He takes on the problems of Pangenesis to boot, 2,100 years before Darwin adopted it as his theory of heredity.
On the Generation of Animals, 722b:
Again, if the semen come from all parts of both parents alike, the result is two animals, for the offspring will have all the parts of both. Wherefore Empedocles seems to say what agrees pretty well with this view (if we are to adopt it), to a certain extent at any rate, but to be wrong if we think otherwise. What he says agrees with it when he declares that there is a sort of tally in the male and female, and that the whole offspring does not come from either, ‘but sundered in the fashion of limbs, some in man’s…’ For why does not the female generate from herself if the semen comes from all parts alike and she has a receptacle ready in the uterus? But, it seems, either it does not come from all the parts, or if it does it is in the way Empedocles says, not the same parts coming from each parent, which is why they need intercourse with each other.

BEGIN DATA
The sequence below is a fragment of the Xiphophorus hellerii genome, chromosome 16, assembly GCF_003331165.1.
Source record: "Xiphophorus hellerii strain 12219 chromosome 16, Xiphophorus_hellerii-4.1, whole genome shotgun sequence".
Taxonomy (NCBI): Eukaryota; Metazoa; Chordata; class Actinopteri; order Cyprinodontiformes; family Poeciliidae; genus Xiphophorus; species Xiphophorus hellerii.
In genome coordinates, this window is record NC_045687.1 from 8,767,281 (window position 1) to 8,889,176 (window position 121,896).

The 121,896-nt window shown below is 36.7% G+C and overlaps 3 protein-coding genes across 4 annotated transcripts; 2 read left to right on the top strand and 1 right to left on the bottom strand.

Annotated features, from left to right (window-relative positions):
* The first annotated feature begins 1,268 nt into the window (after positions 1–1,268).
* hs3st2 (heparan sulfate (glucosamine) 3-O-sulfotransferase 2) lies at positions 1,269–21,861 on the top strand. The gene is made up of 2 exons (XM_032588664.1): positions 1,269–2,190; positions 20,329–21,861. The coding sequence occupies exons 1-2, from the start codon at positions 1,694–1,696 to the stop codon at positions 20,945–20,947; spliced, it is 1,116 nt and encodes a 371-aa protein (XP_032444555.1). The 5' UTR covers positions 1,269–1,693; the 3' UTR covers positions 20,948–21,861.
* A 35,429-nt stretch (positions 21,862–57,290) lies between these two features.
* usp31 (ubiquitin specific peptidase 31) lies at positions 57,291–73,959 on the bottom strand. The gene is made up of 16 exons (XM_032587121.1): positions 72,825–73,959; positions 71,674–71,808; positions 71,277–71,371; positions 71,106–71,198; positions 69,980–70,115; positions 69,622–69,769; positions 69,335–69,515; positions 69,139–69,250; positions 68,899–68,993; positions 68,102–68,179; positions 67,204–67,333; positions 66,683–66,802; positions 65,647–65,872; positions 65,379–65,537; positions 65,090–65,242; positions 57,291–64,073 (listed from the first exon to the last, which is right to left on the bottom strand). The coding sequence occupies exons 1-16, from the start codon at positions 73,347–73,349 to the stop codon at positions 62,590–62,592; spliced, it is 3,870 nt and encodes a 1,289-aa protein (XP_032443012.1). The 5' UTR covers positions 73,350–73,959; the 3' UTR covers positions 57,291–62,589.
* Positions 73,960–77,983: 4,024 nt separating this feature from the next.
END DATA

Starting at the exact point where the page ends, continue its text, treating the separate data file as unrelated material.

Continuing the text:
Yet this is impossible…
– Translation by Arthur Platt, from The Basic Works of Aristotle, Richard McKeon, ed., Modern Library (1941).